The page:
Assad Plays America the Fool… Again. Assad’s Regime is Just as Bad as ISIS.

 By Aaron Y. Zelin, Oula Abdulhamid Alrifai
Bashar_and_Asma_al-AssadLast decade, Assad’s regime fooled Washington into believing that he would bring about reform. He did not. The lack of institutional and economic reforms led to the uprising and civil war in Syria. It is a shame then that Assad is fooling Washington a second time, now arguing he is the lesser of two evils compared to ISIS, an argument that has influenced Secretary of State John Kerry, who is now calling for negotiations. Assad’s regime is just as bad as ISIS. If Washington falls for Assad’s manipulation and deceptions again, what will be the result? The stakes are greater now than in the last decade and the security situation more tenuous, so why would anyone put trust in a regime that has not only failed its own people, but also blatantly conned Western leaders not once, but twice?
Assad’s “reforms” were nothing more than a thin cover for further corruption. There was never a real intention to improve economic or living conditions. Not only was the international community fooled, but many Syrians bought into the lies. It did not take long for the “ophthalmologist” to be proven short-sighted as protesters took to the streets in Damascus in February 2011 chanting “Syrian people will not be humiliated!” Forty percent of Syria’s population was living under the poverty line and more than twenty-five percent of young men were unemployed. Consequently, many Syrians were immigrating to neighboring countries looking for work and a better life.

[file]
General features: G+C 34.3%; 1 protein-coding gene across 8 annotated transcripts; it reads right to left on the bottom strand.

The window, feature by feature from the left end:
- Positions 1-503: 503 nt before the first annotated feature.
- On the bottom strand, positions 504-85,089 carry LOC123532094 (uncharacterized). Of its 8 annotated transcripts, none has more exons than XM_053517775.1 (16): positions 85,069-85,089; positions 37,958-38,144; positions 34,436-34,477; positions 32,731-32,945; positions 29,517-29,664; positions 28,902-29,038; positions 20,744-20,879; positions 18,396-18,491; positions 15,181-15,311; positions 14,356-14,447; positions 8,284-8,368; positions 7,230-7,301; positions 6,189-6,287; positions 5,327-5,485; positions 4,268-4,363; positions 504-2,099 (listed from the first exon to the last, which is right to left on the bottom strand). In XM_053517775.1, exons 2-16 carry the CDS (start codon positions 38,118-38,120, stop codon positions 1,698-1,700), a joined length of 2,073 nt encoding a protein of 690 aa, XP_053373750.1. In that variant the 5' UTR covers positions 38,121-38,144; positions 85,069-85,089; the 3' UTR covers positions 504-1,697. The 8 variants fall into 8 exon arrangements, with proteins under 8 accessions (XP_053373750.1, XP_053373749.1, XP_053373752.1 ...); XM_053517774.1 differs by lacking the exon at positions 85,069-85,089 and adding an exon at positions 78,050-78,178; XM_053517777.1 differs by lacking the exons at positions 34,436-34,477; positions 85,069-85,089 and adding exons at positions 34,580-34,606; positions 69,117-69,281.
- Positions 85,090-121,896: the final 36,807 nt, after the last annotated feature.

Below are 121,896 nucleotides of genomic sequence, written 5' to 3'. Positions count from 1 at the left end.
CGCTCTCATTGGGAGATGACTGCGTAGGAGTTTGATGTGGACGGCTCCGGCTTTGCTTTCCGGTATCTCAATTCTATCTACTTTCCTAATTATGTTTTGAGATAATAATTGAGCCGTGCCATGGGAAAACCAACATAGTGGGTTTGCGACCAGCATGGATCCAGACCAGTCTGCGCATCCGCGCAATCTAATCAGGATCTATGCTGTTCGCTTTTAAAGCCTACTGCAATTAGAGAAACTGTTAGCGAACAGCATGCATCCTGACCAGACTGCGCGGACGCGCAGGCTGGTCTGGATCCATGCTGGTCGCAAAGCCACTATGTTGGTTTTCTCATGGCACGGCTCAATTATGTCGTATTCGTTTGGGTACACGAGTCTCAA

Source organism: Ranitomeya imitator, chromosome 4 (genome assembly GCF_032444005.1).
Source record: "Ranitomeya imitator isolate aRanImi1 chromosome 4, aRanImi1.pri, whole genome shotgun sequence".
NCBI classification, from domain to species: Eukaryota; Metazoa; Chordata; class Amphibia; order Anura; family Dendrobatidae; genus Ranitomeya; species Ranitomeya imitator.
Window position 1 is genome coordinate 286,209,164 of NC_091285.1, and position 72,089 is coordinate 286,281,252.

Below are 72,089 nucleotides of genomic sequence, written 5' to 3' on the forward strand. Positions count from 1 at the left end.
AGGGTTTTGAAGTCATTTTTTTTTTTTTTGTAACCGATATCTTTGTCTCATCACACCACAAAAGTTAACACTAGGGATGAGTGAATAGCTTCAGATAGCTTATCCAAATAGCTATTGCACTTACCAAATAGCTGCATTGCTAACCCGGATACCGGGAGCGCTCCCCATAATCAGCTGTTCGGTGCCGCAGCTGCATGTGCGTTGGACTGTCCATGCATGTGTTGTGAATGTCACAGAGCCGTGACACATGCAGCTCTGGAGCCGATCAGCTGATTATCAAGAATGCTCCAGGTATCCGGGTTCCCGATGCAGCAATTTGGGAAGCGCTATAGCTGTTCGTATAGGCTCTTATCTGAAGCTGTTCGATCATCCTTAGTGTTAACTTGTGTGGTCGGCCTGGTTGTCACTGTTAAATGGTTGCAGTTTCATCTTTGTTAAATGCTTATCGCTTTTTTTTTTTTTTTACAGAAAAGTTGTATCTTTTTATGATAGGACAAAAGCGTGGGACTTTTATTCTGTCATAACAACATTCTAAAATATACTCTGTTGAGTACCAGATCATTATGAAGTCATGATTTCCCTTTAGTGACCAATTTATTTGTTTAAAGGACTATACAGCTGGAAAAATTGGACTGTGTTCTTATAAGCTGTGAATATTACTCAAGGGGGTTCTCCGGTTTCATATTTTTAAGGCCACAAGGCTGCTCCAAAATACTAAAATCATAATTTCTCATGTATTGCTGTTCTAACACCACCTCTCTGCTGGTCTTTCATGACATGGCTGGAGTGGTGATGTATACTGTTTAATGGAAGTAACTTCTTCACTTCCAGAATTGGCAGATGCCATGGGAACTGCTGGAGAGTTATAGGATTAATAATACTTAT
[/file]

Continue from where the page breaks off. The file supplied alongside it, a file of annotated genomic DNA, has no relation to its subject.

According to United Nations Development Programme (UNDP), between 2003-2004, two million Syrians could not obtain basic needs. Fifty-six percent of Syria’s rural population depend on agriculture for survival, and in 2004, more than seventy-seven percent of them were landless. Today, the situation is substantially worse despite Assad’s June 2014 referendum campaign dubbed“Sawa” to “improve” Syria’s economy. In fact, the overall poverty rate has now reached eighty percent.

Shopping malls and high-rise hotels were purposely built in Damascus to fool tourists, journalists, celebrities, and goodwill ambassadors. Even elites and upper-class families found shopping at these malls too expensive. The middle-class was crushed during Assad’s “reform era” and the gap between rich and poor was growing ever wider. In contrast, the families of the regime and its allies were making billions. The era of pseudo-reforms led to a mass exodus of the population to the cities, which only became more acute during a drought last decade.
With the rise of ISIS and its open brutality, the United States has stopped calling for the overthrow of Assad and is actually now working together with Assad to “defeat” ISIS. This is the height of delusion. From the beginning of the uprising, the regime portrayed non-violent protesters as terrorists even though they were not. Assad needed to create the atmosphere, which would lead to the rise of more radicals in order to serve his narrative and “prove” that the choice boiled down to either him or the “terrorists.” Assad has been the godfather of ISIS and other jihadis. The regime guessed correctly that Washington would fall for this.